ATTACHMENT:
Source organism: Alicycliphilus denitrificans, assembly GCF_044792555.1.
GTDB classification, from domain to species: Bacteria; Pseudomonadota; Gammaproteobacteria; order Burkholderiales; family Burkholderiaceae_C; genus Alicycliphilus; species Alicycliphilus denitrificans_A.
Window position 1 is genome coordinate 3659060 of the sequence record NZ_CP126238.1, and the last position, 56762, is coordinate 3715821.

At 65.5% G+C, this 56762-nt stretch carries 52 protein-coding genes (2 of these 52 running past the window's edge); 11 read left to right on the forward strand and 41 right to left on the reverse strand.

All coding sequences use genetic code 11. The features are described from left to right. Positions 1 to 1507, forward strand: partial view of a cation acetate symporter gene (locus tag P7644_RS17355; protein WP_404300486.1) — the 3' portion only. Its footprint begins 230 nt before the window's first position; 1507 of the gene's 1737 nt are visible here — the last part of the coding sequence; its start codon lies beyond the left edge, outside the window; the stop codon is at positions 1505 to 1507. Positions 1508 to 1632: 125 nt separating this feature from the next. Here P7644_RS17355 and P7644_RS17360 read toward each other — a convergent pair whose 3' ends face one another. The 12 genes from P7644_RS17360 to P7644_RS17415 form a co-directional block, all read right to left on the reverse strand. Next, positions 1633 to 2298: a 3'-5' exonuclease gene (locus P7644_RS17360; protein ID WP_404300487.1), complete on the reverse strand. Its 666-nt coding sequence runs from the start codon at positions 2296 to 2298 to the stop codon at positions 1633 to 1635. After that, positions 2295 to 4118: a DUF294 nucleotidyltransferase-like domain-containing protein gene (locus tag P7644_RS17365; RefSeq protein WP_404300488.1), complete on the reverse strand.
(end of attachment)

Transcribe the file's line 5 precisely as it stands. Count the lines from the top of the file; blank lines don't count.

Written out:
All coding sequences use genetic code 11. The features are described from left to right. Positions 1 to 1507, forward strand: partial view of a cation acetate symporter gene (locus tag P7644_RS17355; protein WP_404300486.1) — the 3' portion only. Its footprint begins 230 nt before the window's first position; 1507 of the gene's 1737 nt are visible here — the last part of the coding sequence; its start codon lies beyond the left edge, outside the window; the stop codon is at positions 1505 to 1507. Positions 1508 to 1632: 125 nt separating this feature from the next. Here P7644_RS17355 and P7644_RS17360 read toward each other — a convergent pair whose 3' ends face one another. The 12 genes from P7644_RS17360 to P7644_RS17415 form a co-directional block, all read right to left on the reverse strand. Next, positions 1633 to 2298: a 3'-5' exonuclease gene (locus P7644_RS17360; protein ID WP_404300487.1), complete on the reverse strand. Its 666-nt coding sequence runs from the start codon at positions 2296 to 2298 to the stop codon at positions 1633 to 1635. After that, positions 2295 to 4118: a DUF294 nucleotidyltransferase-like domain-containing protein gene (locus tag P7644_RS17365; RefSeq protein WP_404300488.1), complete on the reverse strand.